Privatising our cities

There was a time, not too far in the past, when city services were provided by, well, cities. If you were connected to water and sewer systems, they were maintained by the city and you paid the city. If you rode the bus, tram, trolley, or ferry, it was the city who punched your ticket. Garbage services were administered by municipalities. If it was a general public service that affected sanitation (sewer, garbage), quality of life (transit), or functionality (parking enforcement), the city paid for it, and citizens, in turn, paid their dues through fees or fines or whatever the structure was.

That started to change in the 1990s, but it’s here in the 2000s that we’ve really seen the whole system of public municipal resources fall apart, much to the detriment of cities themselves as individuals. Now, cities farm out these services — citizens must pay a gajillion different companies, all of whom administer things differently, the city has no real control over things like parking enforcement, and everything is tumbling into chaos, but, still, we’re promoting privatisation as some sort of good social strategy.

For cities, it doesn’t make any sense. On the surface, maybe it does. By spinning off day to day maintenance and administration costs, you obviously radically reduce their drain on the city budget. Theoretically, private firms are paying for the privilege of administering these services themselves, so instead of costing the city money, they actually generate a profit, which can be used to administer other mysterious things (oh, okay, like funding municipal courts and fire stations and police — though some of these are getting privatised too).

But in the long term, it creates some serious problems. For starters, deferred maintenance. Private firms don’t have a big motivation to take care of things, because they can always get out when the getting’s good, before their practices come crashing down on their heads. Cities, on the other hand, have an active incentive to save costs down the line by taking care of routine maintenance early (not that all cities do this, as evidenced by the state of Berkeley’s streets). Likewise, private companies are often slow to fix actual emergent problems, particularly in low-income communities.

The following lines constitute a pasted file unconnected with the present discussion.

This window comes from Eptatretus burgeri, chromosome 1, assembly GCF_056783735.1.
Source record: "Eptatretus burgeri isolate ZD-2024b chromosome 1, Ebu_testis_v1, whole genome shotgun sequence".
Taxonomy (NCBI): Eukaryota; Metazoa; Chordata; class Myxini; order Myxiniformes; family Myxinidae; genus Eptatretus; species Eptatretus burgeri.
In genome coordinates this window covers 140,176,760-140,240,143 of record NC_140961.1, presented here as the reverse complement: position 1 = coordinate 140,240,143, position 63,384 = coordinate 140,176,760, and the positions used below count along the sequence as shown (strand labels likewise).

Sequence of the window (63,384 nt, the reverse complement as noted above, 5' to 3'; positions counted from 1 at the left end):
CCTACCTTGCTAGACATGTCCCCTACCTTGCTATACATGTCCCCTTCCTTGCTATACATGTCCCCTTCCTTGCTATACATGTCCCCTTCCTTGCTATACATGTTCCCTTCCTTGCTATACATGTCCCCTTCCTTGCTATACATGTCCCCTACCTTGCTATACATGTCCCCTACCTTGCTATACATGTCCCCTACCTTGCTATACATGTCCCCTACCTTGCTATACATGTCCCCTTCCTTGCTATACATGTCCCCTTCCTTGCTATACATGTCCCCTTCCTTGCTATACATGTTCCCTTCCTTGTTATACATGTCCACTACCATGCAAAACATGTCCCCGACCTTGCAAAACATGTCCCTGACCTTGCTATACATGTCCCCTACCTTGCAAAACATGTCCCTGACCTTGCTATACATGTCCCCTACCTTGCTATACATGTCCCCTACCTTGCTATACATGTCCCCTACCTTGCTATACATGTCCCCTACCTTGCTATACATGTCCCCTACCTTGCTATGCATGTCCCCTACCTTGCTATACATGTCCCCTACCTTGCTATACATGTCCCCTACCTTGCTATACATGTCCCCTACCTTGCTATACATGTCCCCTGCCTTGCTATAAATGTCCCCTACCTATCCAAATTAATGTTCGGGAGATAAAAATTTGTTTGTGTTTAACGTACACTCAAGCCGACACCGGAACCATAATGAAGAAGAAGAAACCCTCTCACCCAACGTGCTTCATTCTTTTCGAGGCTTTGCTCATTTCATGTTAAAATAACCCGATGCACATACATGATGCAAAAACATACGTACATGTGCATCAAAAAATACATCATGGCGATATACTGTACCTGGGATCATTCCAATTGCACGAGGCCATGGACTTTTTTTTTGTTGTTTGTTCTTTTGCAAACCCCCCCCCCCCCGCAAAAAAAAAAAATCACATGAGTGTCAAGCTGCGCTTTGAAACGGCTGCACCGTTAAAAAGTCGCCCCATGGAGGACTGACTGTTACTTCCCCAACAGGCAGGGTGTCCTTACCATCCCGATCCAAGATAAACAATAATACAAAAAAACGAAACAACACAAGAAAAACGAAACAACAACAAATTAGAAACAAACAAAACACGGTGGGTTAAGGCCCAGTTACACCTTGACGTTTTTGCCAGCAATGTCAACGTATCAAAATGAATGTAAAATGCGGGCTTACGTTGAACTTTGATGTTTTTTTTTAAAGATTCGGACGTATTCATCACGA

Furthermore, private contracts often end up costing cities money in the end. They’re inefficient, ineffective, and, of course, ripe for corruption, graft, and so much more. It’s not uncommon for large amounts of money to mysteriously vanish into a private contract and never materialise — certainly not to materialise in the form of the promised end product, like, say, new parking meters, or better sewer connections, or additions to a bus fleet. Cities, meanwhile, are footing these costs — and they’re failing to audit these firms to see where all that money is going. Remember: Private companies are interested in making money (and are often accountable to shareholders). They are not in the business of things like moving poop around and picking up garbage because they love public service.

For residents, privatisation has serious costs. In addition to dealing with issues above (and things like increased taxes to help the city afford the sudden expenses associated with privatising even though their municipalities swore up and down that contracting services out would say money), they have to confront some problems of their own. It’s common to see dramatic rate hikes, for example, once services are privatised, and these companies are much less compassionate about payment. Imagine having a water payment balloon by 400% and then having a company tell you that your water will be shut off within 30 days of nonpayment of a past due bill. Cities tended to be much more flexible about shutoffs, payment plans, and negotiated balances, because they could afford to be — they were administering public utilities, not profiting from residents. Breaking even was the goal.

Working with private companies can also be unendingly frustrating when problems come up. Large corporations like Waste Management aren’t intimately familiar with individual municipalities served, and they don’t really care about consumers. They care about their contracts. If there’s a problem with garbage service or a bus refusing to pick up disabled passengers or a continually late ferry connection, it’s much harder to contact people to complain to, and even harder to get some kind of action on the issue. The shoulder shrug is a classic response — and, irritatingly, sometimes the city has to step in with problems like leaking water mains that impinge on the street, requiring public works staffers to come fix it when the administrating company won’t come deal with it. So much for the conveniences of privatisation.

Individual citizens also have to deal with bills coming from all over the place at different times, wildly variant billing policies, account administration, and bibs and bobs of things that would be easy to handle when a single agency was administering utilities, but turn into a nightmare when you’re dealing with four or five. This makes it a lot easier for bills to slip into the cracks, and a lot more challenging to dispute bills that are clearly wrong.

This is part of a systemic problem in which everything in the US is tilting funds into the hands of those who need them least — the mass transfer of wealth in this country is continuing unabated despite the stranglehold of the top one percent. This is a class issue, not just a municipal one, and it’s critical to rethink utility regulation in the interests of addressing problems like deferred maintenance and gross overbilling, because they’re huge contributors to dwindling budgets for low-income households.

Image: City Lights, John T. Howard, Flickr